More than half of all Rwandans are Christians; most
are Catholics, but there are also several Protestant
denominations. About 5% of the population is Muslim.
The rest follow indigenous beliefs, which are still
very influential, and many Christians and Muslims
practise indigenous rituals in addition to their
own. In some cities, such as Kigali, the Baha'i
faith is becoming popular.
At the centre of Rwanda's traditional religion is
the god Imana, a powerful being who creates and
preserves life. He presides over lesser spirits,
who also affect people's daily lives. Within each
human being, animal and object is a special life
force, also called imana. When a human being dies,
this imana is transformed into one of the abazimu
(the spirits of the dead). When the abazimu are
troubled, they cause problems, such as sickness
or crop failure. To prevent such hardships, Rwandans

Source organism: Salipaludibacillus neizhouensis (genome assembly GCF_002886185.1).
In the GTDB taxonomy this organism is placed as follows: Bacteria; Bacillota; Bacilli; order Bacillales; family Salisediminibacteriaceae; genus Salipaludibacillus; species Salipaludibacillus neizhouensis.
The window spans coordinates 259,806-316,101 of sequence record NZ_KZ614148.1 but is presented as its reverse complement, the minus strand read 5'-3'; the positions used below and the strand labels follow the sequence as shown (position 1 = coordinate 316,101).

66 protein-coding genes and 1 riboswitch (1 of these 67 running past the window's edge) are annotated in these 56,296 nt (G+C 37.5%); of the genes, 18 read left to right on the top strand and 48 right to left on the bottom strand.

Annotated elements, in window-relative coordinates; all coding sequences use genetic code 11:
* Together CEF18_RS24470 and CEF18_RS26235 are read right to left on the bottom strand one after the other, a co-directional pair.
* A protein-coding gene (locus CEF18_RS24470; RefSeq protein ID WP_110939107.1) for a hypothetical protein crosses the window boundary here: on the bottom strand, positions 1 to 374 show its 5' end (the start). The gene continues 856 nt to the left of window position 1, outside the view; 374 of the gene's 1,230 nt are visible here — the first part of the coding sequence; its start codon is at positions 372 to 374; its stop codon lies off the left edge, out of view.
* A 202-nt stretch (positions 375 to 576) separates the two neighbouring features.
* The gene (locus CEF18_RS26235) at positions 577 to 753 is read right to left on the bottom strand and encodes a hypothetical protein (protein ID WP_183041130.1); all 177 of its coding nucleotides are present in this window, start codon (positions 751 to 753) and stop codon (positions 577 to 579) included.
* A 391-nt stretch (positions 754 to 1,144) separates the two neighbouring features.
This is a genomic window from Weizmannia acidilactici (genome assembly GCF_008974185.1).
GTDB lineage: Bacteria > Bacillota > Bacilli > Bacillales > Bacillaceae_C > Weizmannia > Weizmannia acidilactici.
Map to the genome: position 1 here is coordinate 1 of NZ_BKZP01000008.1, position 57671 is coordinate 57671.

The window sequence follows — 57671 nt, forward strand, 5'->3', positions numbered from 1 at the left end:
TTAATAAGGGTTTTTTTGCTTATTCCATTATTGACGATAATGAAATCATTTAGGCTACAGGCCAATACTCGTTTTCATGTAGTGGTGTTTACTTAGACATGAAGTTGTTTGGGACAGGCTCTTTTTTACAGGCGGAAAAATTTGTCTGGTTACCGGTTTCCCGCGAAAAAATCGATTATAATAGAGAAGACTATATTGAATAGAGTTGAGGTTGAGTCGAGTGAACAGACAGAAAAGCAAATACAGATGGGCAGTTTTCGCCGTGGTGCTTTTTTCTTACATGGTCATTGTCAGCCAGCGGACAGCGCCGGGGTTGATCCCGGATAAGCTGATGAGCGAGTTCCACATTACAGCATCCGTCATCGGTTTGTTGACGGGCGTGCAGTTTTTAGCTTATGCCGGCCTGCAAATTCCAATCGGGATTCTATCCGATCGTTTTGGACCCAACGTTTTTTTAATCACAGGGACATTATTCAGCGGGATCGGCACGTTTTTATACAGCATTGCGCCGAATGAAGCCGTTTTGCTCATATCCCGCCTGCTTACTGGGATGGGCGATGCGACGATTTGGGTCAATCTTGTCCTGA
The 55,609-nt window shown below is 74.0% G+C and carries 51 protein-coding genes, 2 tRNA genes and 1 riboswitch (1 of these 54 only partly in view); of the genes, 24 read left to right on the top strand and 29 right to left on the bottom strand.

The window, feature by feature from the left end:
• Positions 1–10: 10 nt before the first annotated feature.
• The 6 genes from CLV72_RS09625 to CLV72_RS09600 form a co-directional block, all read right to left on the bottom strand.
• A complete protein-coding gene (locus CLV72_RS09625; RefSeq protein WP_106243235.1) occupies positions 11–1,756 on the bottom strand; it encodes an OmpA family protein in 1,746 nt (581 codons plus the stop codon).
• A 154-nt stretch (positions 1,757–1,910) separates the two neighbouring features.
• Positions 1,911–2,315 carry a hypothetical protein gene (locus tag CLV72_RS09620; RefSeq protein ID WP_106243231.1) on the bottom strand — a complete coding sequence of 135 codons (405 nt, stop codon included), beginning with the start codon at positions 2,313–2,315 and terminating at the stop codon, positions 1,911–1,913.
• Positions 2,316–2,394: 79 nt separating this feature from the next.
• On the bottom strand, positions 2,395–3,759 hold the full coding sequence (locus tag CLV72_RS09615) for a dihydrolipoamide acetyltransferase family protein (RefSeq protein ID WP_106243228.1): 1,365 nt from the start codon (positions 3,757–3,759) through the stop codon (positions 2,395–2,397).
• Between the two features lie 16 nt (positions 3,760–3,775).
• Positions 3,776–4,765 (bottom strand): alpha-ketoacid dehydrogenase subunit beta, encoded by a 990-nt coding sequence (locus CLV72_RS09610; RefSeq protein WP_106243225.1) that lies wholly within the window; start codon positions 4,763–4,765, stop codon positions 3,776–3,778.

may consult an umufumu (witch doctor), who explains
why the abazimu are angry and what can be done to
pacify them. Over time, the abazimu of recently
dead people become sacred, honoured spirits, and
families pray to them. Ryangombe is the most powerful
ancestral spirit, honoured in special ceremonies.
The babandwa is a fraternity that is dedicated to
the worship of Ryangombe. In northern Rwanda, people
venerate Nyabingi, a female spirit similar to Ryangombe.
| Some Rwandans believe
that small round stones from streams contain the
power of Imana and bring good luck. They collect
these stones and place them in a special hut called
a ndaro, just outside the family compound. Every
day, they bring offerings to the hut to please Imana.
When a family member dies, his or her body will
be buried close to the ndaro. Because people's spirits
live on after they die, funeral rituals are very
important. The family stops all work after the death,
and the women of the family shave their heads as
a sign of mourning.
Neighbours and friends do the chores during the
period of mourning. Death is believed to be "hot,"
so the umufumu may be summoned to "cool"
the house of the deceased person. The mourning period
may last for several months, during which time the
family may not eat meat or engage in life-giving
activities, such as planting crops.